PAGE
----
Intentional Insanity

Students stay up all night to get acting, writing, rehearsing and directing

Joey Chavez, the theater department head at Santa Fe's charter school for the arts, has done more than a dozen 24-hour play festivals with his students, starting at Santa Fe High and continuing to the New Mexico School for the Arts. I'd like to think he knows what he's doing, but in reading over the event's schedule, it still seems to throw caution to the wind. He and theater teacher Barbara Hatch assure me no one has ever been seriously injured or gone nuts in the process.

On the evening of Friday March 8, the names of five directors and five playwrights—all volunteer students—are pulled at random from a hat. Those students then stay up all night with Chavez devising a short play; in the morning, actors show up to audition. Then previously appointed stage managers show up, as well as an omnipotent production manager. Rehearsals happen all day, and then on Saturday evening, the public is invited to a performance.

Sounds insane? Well, it is.

But teens may be the perfect demographic for the task. Not nearly as delicate as adults seem to believe, high school students are fierce creators, and their creativity often blossoms under wild circumstances.

Years ago, "I realized that, no matter how much time I gave students to work on a project, they would always wait till the end to do it," Chavez tells SFR. "So I thought, okay, I'm going to impose that really tight deadline."

The result, says Hatch, is a magical day. "It's an amazing process to start with absolutely nothing, a totally blank canvas, and ending up with fully staged, pretty well-memorized short pieces … that didn't exist 24 hours before," she says.

Further, Chavez says, it's a multifaceted learning experience. "The playwrights are also really surprised when they come back the next night and see their show; they say, 'I had no idea how much it could change in that short amount of time, when the actors get involved and the directors get involved.'" (Charlotte Jusinski)

Stress and Coffee: A 24-Hour Play Festival
7 pm Saturday March 9. Free.
New Mexico School for the Arts,
275 E Alameda St.,

Plaster-Cast Army

Courtesy CCA

What does it mean to be a warrior? The Warrior Women Torso Project aims to answer that question through a feminist lens, focusing on the courage and strength of women. Tesuque-based artist Sharon Bartel-Clements exhibits 31 feminine torsos, paper breastplates interwoven with textures and assemblage. These mixed-media works make use of both acrylic and sewing patterns to tell a story about the women embodying each torso. In addition to the art itself, Bartel-Clements reads selections from and signs copies of her book, which shares a title with the exhibition, and discusses her motives, methods and inspirations in creating the project. (Layne Radlauer)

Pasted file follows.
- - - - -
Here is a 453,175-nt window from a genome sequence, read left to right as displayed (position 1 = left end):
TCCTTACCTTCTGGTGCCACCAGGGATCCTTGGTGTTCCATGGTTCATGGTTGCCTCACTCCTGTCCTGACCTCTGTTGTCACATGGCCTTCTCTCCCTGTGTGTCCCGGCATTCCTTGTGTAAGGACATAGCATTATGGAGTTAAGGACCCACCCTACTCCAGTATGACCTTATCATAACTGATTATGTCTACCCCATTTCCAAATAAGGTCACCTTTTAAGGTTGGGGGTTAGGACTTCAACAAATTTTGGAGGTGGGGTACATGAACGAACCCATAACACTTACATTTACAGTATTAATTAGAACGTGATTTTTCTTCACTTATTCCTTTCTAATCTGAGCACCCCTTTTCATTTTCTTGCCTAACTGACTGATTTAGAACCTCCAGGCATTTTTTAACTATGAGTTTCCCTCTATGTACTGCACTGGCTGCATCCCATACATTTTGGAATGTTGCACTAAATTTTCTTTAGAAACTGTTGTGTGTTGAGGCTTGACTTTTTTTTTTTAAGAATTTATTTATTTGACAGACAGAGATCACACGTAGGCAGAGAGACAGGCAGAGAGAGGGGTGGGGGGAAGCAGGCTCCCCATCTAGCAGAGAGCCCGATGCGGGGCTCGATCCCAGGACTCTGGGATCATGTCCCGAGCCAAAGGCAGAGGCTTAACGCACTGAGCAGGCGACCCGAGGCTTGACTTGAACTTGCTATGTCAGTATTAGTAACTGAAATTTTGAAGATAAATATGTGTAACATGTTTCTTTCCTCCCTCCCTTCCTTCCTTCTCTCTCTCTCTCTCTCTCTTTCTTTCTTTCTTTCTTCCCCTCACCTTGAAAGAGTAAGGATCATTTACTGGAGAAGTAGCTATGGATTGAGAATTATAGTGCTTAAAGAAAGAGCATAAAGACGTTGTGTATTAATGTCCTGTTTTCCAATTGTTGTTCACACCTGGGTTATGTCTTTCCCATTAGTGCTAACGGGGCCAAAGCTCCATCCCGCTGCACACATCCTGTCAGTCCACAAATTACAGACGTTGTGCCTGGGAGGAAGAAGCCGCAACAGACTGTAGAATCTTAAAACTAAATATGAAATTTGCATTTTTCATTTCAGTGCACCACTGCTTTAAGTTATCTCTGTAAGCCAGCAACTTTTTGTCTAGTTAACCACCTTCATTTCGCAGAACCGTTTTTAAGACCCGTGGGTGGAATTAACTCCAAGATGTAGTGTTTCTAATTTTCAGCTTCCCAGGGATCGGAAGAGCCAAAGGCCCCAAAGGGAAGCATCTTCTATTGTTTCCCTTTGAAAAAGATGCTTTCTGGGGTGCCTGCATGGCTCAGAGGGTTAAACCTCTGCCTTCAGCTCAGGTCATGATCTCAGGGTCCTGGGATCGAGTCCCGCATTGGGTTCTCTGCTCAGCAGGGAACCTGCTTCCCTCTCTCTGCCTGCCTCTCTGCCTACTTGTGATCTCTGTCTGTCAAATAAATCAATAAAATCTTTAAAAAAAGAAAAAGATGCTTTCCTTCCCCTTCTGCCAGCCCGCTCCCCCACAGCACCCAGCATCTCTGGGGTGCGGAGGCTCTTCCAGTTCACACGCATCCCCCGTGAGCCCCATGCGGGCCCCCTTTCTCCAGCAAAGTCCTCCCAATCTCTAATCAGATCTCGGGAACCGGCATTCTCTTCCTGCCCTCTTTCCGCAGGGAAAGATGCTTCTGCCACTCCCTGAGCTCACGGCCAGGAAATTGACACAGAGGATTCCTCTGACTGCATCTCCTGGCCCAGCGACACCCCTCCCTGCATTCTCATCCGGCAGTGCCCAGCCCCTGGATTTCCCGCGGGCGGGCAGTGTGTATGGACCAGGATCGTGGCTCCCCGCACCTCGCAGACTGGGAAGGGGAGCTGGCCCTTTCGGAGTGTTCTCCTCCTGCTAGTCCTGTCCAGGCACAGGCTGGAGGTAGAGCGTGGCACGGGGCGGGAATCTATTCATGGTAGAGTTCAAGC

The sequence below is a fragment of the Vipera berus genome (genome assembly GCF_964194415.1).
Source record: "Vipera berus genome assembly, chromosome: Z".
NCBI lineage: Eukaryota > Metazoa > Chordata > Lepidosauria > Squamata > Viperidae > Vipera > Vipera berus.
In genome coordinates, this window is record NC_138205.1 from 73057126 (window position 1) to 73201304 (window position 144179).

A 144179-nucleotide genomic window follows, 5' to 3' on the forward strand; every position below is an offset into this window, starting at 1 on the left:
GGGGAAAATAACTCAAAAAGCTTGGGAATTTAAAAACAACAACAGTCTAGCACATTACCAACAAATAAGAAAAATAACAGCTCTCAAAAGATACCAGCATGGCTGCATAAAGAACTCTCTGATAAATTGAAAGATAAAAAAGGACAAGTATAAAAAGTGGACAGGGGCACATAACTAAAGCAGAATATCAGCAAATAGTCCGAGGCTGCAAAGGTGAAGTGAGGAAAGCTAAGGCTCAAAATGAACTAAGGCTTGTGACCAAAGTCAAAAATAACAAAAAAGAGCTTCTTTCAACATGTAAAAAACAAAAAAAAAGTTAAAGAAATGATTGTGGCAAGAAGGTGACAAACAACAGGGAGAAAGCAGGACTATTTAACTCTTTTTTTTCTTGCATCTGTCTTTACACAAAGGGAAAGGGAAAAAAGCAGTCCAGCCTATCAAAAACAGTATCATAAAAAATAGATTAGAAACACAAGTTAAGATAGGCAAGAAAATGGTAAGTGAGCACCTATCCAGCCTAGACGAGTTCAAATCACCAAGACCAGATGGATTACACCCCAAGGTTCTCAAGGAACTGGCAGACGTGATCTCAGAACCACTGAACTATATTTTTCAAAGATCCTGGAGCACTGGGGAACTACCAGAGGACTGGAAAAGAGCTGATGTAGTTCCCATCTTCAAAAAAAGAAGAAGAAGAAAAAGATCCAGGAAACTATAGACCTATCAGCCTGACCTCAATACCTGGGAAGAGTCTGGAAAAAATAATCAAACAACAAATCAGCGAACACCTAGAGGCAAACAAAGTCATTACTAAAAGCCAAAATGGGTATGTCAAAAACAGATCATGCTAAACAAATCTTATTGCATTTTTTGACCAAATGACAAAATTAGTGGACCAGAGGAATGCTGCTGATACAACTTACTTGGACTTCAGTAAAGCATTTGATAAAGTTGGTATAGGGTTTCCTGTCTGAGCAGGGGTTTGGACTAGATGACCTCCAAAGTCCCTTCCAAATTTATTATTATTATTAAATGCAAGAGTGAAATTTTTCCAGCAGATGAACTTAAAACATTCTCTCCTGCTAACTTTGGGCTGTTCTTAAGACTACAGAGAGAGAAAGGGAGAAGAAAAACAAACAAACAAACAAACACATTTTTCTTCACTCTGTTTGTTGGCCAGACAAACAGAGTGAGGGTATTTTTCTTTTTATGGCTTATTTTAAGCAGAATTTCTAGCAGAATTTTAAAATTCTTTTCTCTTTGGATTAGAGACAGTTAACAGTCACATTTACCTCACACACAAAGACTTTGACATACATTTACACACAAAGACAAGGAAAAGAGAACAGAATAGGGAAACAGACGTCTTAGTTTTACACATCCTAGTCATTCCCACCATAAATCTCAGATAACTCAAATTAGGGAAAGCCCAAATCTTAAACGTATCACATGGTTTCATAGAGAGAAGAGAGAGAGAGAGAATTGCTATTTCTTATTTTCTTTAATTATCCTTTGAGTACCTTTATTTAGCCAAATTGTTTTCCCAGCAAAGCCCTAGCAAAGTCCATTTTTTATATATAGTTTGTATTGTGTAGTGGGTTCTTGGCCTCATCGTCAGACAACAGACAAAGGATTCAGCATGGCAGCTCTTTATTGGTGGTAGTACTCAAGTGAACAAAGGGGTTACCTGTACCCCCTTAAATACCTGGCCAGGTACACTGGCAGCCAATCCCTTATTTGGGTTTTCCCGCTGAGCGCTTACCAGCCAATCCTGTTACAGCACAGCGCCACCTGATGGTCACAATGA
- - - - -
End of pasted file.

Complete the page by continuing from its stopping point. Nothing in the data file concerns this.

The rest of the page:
Warrior Women Torso Project: Reading, Conversation and Book Signing:
6 pm Friday March 9. $5-$10.
Center for Contemporary Arts,
1050 Old Santa Fe Trail,

The Fab Four

Matthew Morrow

DIY music space Ghost continues its reign as one of the best damn venues in the state with a gathering of acts so good, we're almost scared they're coming together. Albuquerque experimentalists and certified weirdos Anna Mall and Lady Uranium make the short drive north to party with rock/punk-ish phenom Jessie Deluxe and worldly purveyor of organic, electronic and vocal sounds Miss Pavlichenko (aka Rumelia Collective's Alysha Shaw), who tells SFR she's busting out a mandolin for this one. Expect to rock, to feel strange and to ask yourself why you haven't paid more attention to these acts. Unless you have been, in which case, carry on. Carry on. (ADV)

Anna Mall, Lady Uranium, Jessie Deluxe and Miss Pavlichenko:
8 pm Saturday March 9. $5-$10.
Ghost, 2899 Trades West Road.

Poetry in Motion

Tim Keller Photography

Ten poetry performers enter, one poetry performer leaves—as the state champion, that is. High school students from across New Mexico fight for the prestigious title of poetry performance state champion. Poetry Out Loud is a state-wide program, funding competitions and workshops all over the state. Judges, including former Santa Fe Poet Laureate Valerie Martínez, decide the victor. "Some of the students really shine," Poetry Out Loud coordinator Phyllis Kennedy tells SFR. "They are really moved by a particular poem and they dive into it, recite it and make everyone fall in love with it and them too." (LR)

New Mexico Poetry Out Loud: 
1 pm Sunday March 10. Free.
St. Francis Auditorium,
107 W Palace Ave.,